The Shape of Water (2017, Guillermo del Toro)
I had not planned to see it, at least not in theatres, but I was in the company of somebody who desperately wanted to see it before it would get all those Oscars, so I decided to give it a try. What shall I say? It was a bit better than I had expected, but like most of this director’s work, it didn’t do much for me.
Most of you will know that it tells a story about an impossible love. In most classic love stories of this type - Romeo & Juliet, The Mill on the Floss, Titanic - the barriers are social, but in the case of Del Toro’s movie they are biological and - this is probably the most original angle - the lovers manage to overcome the ultimate barrier: Love literally overcomes Death, the lovers literally live happily ever after. That’s all okay, this is a fairy tale with horror overtones, The Beauty and the Beast with a sniff of the Frankenstein myth (and some religious overtones). The problem - at least my problem - is that you sense that the movie is desperately trying to say something, no doubt something of great importance. I don’t care for messages, at least not in movies. Messages belong in bottles, if I need one, I pick one up at the seashore.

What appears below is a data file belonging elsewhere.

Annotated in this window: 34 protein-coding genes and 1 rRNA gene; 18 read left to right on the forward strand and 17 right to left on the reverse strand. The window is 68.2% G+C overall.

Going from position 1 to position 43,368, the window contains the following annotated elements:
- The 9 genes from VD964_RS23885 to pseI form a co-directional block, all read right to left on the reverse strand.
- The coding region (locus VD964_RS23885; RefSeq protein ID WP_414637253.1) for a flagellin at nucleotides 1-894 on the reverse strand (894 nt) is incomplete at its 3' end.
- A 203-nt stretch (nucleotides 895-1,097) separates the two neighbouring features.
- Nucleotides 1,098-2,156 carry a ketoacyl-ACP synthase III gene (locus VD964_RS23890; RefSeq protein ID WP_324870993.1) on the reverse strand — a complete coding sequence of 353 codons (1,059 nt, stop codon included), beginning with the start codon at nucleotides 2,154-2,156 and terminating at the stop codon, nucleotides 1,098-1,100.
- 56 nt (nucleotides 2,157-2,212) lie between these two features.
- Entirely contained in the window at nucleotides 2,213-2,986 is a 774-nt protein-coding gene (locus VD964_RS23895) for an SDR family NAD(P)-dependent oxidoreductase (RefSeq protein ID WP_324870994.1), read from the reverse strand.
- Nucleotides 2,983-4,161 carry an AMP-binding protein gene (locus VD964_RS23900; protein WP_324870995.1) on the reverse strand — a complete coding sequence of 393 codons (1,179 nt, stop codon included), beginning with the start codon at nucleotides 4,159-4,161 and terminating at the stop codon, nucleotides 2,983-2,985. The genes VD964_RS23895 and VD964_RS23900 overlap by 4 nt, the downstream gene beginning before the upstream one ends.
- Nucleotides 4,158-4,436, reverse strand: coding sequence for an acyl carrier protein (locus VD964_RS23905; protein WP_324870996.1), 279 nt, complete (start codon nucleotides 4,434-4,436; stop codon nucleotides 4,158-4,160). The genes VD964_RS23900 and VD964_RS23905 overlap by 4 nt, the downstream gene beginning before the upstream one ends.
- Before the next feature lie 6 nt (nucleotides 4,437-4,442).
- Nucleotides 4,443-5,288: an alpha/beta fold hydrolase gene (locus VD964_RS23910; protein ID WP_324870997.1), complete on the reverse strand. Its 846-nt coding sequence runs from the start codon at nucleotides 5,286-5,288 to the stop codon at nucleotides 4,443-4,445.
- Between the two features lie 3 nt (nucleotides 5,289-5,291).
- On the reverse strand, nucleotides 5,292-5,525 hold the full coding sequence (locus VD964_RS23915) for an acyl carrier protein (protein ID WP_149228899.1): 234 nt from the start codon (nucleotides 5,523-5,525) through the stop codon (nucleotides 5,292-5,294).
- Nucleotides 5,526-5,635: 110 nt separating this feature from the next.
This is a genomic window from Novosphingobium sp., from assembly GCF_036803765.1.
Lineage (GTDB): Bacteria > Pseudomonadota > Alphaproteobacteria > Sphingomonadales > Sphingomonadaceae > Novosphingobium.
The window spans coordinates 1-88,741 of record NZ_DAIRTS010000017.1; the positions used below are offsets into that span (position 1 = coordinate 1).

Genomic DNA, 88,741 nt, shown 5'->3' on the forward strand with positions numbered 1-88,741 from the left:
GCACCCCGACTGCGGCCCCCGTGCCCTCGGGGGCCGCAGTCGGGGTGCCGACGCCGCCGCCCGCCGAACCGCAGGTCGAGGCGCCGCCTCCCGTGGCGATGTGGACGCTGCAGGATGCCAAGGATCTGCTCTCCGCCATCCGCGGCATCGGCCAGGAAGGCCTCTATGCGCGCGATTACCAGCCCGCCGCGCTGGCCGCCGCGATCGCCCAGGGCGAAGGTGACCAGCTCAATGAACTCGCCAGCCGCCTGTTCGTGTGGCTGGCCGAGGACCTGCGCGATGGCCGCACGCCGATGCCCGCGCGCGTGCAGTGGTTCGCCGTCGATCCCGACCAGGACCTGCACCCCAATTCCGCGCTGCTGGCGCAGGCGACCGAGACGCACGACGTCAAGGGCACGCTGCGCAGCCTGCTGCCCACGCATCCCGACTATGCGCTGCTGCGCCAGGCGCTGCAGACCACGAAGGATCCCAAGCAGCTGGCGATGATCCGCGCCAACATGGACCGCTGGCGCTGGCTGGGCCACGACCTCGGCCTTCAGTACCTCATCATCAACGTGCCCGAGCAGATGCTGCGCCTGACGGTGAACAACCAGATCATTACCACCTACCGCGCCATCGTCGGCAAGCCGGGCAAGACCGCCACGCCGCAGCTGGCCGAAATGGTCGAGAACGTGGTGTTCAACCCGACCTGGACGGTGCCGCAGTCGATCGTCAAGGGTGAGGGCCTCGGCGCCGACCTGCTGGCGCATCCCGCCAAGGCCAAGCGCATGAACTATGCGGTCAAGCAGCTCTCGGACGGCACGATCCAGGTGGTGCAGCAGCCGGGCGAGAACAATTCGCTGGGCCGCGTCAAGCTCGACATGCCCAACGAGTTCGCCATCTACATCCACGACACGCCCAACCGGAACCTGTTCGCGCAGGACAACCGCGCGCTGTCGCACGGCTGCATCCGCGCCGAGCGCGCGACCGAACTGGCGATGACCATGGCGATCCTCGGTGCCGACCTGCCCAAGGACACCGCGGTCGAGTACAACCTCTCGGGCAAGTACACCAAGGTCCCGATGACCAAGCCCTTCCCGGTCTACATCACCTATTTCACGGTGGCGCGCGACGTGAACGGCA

If you’ll look past the gloss, you’ll notice that The Shape of Water is a rather empty audience pleaser that is not as original as it may seem. But it’s wonderfully acted and beautifully made, and its sugary message will no doubt please moviegoers and Academies. Four Oscars you say? Thought so.
3 out of 5